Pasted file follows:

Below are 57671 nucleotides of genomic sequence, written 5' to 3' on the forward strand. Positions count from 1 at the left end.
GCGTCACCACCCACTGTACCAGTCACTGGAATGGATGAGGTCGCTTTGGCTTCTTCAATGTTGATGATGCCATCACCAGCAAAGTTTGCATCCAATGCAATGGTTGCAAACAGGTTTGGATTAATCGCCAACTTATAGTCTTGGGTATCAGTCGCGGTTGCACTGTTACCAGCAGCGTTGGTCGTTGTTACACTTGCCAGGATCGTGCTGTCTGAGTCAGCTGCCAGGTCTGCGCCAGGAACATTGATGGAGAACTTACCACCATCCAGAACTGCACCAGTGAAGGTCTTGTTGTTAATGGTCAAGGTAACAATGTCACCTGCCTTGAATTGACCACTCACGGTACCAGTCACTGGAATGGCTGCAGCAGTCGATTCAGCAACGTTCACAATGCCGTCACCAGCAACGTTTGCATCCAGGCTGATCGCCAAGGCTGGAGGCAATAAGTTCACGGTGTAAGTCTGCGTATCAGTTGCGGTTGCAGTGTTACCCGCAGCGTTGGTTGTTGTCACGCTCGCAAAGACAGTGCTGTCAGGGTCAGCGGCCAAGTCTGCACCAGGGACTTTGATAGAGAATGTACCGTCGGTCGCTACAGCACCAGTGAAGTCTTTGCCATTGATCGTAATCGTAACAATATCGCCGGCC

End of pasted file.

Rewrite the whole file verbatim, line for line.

Below are 57671 nucleotides of genomic sequence, written 5' to 3' on the forward strand. Positions count from 1 at the left end.
GCGTCACCACCCACTGTACCAGTCACTGGAATGGATGAGGTCGCTTTGGCTTCTTCAATGTTGATGATGCCATCACCAGCAAAGTTTGCATCCAATGCAATGGTTGCAAACAGGTTTGGATTAATCGCCAACTTATAGTCTTGGGTATCAGTCGCGGTTGCACTGTTACCAGCAGCGTTGGTCGTTGTTACACTTGCCAGGATCGTGCTGTCTGAGTCAGCTGCCAGGTCTGCGCCAGGAACATTGATGGAGAACTTACCACCATCCAGAACTGCACCAGTGAAGGTCTTGTTGTTAATGGTCAAGGTAACAATGTCACCTGCCTTGAATTGACCACTCACGGTACCAGTCACTGGAATGGCTGCAGCAGTCGATTCAGCAACGTTCACAATGCCGTCACCAGCAACGTTTGCATCCAGGCTGATCGCCAAGGCTGGAGGCAATAAGTTCACGGTGTAAGTCTGCGTATCAGTTGCGGTTGCAGTGTTACCCGCAGCGTTGGTTGTTGTCACGCTCGCAAAGACAGTGCTGTCAGGGTCAGCGGCCAAGTCTGCACCAGGGACTTTGATAGAGAATGTACCGTCGGTCGCTACAGCACCAGTGAAGTCTTTGCCATTGATCGTAATCGTAACAATATCGCCGGCC